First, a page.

EducationThe Examiner

Declining State Aid, Health Insurance Puts Pressure on Bedford Schools

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The fiscal challenges keep on mounting for the Bedford School District.

A few weeks after district officials learned that they stand to lose more than $1.7 million in total state aid under Gov. Kathy Hochul’s proposed state budget, last week it was shared that health insurance costs may skyrocket up to $2.5 million for next school year.

Superintendent Dr. Robert Glass said it appears the district may need to use as much as $4 million in fund balance in 2024-25 to cover its expenses.

“Somewhere between $2 million and $4 million is likely to have to come out from our savings account, from our fund balance next year, after whatever rightsizing adjustments and reductions we have to make in expenditures,” Glass said. “So we’re still not there. A large part of this is due to the state.”

Last month, during a budget overview presentation, Assistant Superintendent for Business and Administrative Services Tom Cole had projected a 13 percent increase in health insurance costs for 2024-25. The district self-insures when it comes to health insurance for its staff.

However, that was the week before the district found out that changes in the formula to determine Foundation Aid, the largest source of state aid for districts, that Bedford would be facing a nearly $1.6 million reduction in that line.

Hochul has proposed in her executive spending plan to eliminate the hold-harmless provision, which in the past did not reduce a district’s Foundation Aid based on how much it received the previous year. Also, the governor is now using a 10-year average to determine CPI rather than calculating the aid based on the past year, which goes against precedent.

Another factor contributing to Bedford’s loss of state aid is the continued drop in enrollment. The district has experienced a decline of 844 students, a nearly 20 percent reduction, since 2015-16. The cratering enrollment will also be forcing Bedford to “right-size” its staff, which has added 35 staff members during that same period.

Glass vowed to work with state legislators and other districts across the county and region to fight for the restoration of aid. The Bedford Board of Education is scheduled to address budget issues at each one of its scheduled meetings into April. Glass is expected to formally make his budget presentation at the board’s Mar. 20 meeting.

“We don’t know if it’s possible to balance the budget through reductions exclusively this year, going into 24-25,” Glass said. “So it’s a significant issue.”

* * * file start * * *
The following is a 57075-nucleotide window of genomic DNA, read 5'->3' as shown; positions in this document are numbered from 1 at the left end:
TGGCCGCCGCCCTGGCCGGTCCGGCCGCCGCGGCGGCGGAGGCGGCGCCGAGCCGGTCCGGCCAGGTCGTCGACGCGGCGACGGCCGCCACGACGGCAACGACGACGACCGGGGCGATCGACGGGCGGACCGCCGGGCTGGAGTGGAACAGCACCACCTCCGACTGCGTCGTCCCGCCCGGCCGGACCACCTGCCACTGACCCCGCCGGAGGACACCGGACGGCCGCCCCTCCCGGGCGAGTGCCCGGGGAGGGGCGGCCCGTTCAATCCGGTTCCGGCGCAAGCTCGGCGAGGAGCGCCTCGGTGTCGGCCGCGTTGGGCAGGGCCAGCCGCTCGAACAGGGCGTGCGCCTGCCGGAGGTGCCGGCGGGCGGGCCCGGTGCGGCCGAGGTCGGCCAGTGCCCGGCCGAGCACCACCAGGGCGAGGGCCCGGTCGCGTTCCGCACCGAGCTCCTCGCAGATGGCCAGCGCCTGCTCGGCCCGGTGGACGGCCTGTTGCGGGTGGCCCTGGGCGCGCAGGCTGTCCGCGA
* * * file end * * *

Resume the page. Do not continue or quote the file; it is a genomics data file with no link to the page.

It is estimated that Bedford will have about $5.1 million in undesignated fund balance at the end of the current school year, up from $4,164,000 last June 30. It also has $5 million in health insurance reserve. Totaling all reserve lines, the district held $24,975,000 in all-sources reserves and is projected to add nearly $1 million to that total by the end of this school year.

Board President Robert Mazurek said while there are warning signs, the district is working to head on the right path. It has started a process to try to limit the amount of fund balance used each year. For the current school year, $2.9 million was used from reserves. That is expected to drop to $2 million, although there are more uncertainties.

“There’s dark clouds on the horizon for the district’s financial position,” Mazurek said. “That’s not necessarily in the present time. We’re not under water; we’re riding the wave. We’re looking at ways in matching the enrollment, etc., to address that pending situation. But we’re not sort of under water at the moment, so let’s not lose sight of the math on that.”

During last Wednesday’s board meeting, Bedford Teachers Association (BTA) President Carol DeGeorge said there has been tremendous concern about what may happen with faculty members with the fiscal upheaval that the district faces and the potential for significant budget cuts. DeGeorge said there could be an exodus of some of the best teachers

“Bedford was once a district that poached top talent from other districts,” DeGeorge said. “Unfortunately, many districts have started to poach our best teachers in the last few years. A lot of this is due to budget constraints and raises that are not equal with surrounding districts. Our teachers want to make a career here, but under these circumstances it will be hard to keep people for an entire career of up 25-plus years.”

Glass said the administration appreciates and values the teachers and looks forward to working with the BTA to navigate through a difficult period.

“We look forward to finding creative solutions together to get through the challenges we all face,” he said.



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